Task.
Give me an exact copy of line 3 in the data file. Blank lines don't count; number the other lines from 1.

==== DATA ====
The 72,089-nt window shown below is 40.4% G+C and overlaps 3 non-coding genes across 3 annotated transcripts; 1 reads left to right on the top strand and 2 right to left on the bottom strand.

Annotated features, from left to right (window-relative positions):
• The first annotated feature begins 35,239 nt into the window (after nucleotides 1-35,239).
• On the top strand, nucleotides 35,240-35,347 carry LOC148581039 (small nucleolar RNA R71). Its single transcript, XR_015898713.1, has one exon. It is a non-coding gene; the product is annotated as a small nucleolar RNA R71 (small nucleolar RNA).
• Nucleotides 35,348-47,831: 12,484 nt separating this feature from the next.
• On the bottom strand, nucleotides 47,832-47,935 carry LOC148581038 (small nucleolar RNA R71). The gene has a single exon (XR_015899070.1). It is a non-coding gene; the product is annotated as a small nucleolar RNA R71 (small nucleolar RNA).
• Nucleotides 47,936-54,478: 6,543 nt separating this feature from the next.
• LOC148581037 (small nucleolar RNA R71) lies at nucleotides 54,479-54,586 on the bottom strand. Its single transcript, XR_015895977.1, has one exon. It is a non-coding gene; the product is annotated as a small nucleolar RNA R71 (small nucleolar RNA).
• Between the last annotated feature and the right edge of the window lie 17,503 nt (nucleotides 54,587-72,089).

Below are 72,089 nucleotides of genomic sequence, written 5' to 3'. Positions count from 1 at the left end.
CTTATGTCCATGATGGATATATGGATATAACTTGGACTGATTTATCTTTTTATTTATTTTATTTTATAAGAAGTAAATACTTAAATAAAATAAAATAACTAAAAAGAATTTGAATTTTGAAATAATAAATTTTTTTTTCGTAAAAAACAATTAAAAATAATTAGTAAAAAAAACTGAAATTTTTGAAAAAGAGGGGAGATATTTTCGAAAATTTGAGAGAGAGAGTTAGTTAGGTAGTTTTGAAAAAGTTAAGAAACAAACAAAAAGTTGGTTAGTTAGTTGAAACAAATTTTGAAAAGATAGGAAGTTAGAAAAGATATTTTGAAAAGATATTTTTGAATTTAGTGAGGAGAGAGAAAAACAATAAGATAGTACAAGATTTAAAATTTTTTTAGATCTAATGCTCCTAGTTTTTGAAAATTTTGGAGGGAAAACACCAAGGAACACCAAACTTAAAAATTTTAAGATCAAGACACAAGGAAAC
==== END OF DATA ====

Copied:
• The first annotated feature begins 35,239 nt into the window (after nucleotides 1-35,239).